GMOs Good or Bad: Busting the myth through research

Biotechnology and genetic engineering have the potential to do for agriculture what mobile technology has done for the communications sector in Africa, a renowned Harvard University scholar, Professor Calestous Juma, once said.
Juma said this when he was in Uganda for a meeting with President Yoweri Museveni, advocating for the adoption of Genetically Modified Orginisms (GMOs).
He, however, cautioned that it would be detrimental to adopt genetically modified products without proper research, clear, flexible and supportive biotechnology regulations.
Accordingly, adequate research on genetically modified products is needed if the African continent is to embrace them. Research is needed to clarify whether they are good or bad for Africa and her citizenry.
Zimbabwe’s Secretary for Science and Technology Development, Professor Francis Gudyanga, believes that it is the task of the National Biotechnology Authority (NBA) to research and detect the presence of the GMOs in imports at all of the country’s entry points.
“There is a provision that GMO’s should come in milled form. However, in this case of imported GMO grain, the National Biotechnology Authority should supervise its milling,” Professor Gudyanga said.
Professor Gudyanga added, “The harmful effects of GMOs are not yet fully known since they have been around for less than 20 years, a period not long enough to provide conclusive evidence concerning their effects on health and the environment.”
Adequate research is needed to clarify certain issues concerned with the consumption and adoption of GMOs in countries within the African continent.
For example, there are people who believe that GMOs present a significant threat to humans. In a book entitled “Seeds of Destruction: The hidden agenda”, a leading researcher, Frederick William Engdahl, says GMOs are harmful to human beings in a number of ways.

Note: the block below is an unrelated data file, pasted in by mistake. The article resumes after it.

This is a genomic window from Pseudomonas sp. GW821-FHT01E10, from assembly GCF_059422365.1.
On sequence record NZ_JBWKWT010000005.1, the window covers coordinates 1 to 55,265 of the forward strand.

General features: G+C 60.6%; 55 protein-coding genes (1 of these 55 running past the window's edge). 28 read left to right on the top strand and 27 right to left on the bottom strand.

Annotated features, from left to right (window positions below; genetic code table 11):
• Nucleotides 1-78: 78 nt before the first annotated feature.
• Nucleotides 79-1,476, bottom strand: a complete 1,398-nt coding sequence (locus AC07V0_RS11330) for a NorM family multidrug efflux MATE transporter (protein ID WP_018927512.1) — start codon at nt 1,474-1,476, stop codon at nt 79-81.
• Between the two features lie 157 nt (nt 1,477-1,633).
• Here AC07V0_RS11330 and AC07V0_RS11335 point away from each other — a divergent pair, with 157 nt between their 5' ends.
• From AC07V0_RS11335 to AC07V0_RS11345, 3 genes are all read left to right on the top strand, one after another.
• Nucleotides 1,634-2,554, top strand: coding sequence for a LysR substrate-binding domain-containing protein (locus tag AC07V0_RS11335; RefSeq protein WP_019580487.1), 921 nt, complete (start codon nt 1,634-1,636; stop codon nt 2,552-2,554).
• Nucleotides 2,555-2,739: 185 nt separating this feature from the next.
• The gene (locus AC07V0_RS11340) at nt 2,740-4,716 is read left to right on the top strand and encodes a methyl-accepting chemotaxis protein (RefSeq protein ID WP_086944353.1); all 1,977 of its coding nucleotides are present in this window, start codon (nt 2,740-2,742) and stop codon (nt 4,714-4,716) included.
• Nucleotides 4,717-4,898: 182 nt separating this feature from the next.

He says the United States and four Aglo-American agri-business giants plan to dominate the world by patenting animal and vegetable life forms to gain worldwide control of the market and make it all GMO there by using it as weapon to reward friends to punish enemies.
Citing food as a powerful weapon, Engdahl predicts a situation whereby weaker nations are coerced into giving up their raw materials, or face starvation.
Other problems associated with GMOs, according to Engdahl, include udder inflammation mastitis among dairy cows and deformed calves born from parents that consume GMO milk in that country .The impact of the milk to those who consumed it remains unknown.
In a paper entitled “Health Hazards of Genetically Engineered Foods”, Steven Lendman says massive changes occur in the natural functioning of genes in genetically modified plants.
Native genes can be mutated, deleted and permanently turned off.
The inserted gene can become truncated, fragmented mixed with other genes, inverted or multiplied and the GMO protein it produces may have unintended characteristics.
To effectively research thoroughly on the issue, stakeholders in the field of biotechnology need to put in place appropriate legal, institutional and administrative arrangements for the safe and responsible application of genetic modification. These legal instruments should be in the form of Acts and policy documents and they should empower the responsible authorities to evaluate and approve the importation, exportation and research on the development, contained use, release and marketing of GMO products.
It is also the responsibility of African governments to conduct field trials on genetically modified crops. The Chairman of the Zimbabwe Academy of Sciences, Professor Christopher Chetsanga, has been advocating for Zimbabwe to consume and grow GMOs. Thus, for people to have confidence in GMOs, research should be done to clear air on the so-called negatives of them.
Prof Chetsanga said it is important to identify the good and bad elements about GMOs adding that further testing of GMO crops enshrouded with uncertainty should be carried out.
“I am for GMOs and I feel that as a country we are just playing a losing game. I have been in America were a lot of money has been poured into GMO research and they continue to allow GMOs to flourish,” he said.
African countries must copy South Africa. South Africa has adopted a 50 percent production policy of GMOs. The country has conducted extensive research and developed its maize to give high yields per hectare.
“False claims are being floundered about GMOs. I have conducted several researches and it’s unfounded that GMOs are harmful. Some people just want to block the importation of GMOs,” he said.
It is important for countries within and across the African continent to identify the good and bad elements about GMOs. To do this, further testing of GMO crops enshrouded with uncertainty should be carried out.

July 2013
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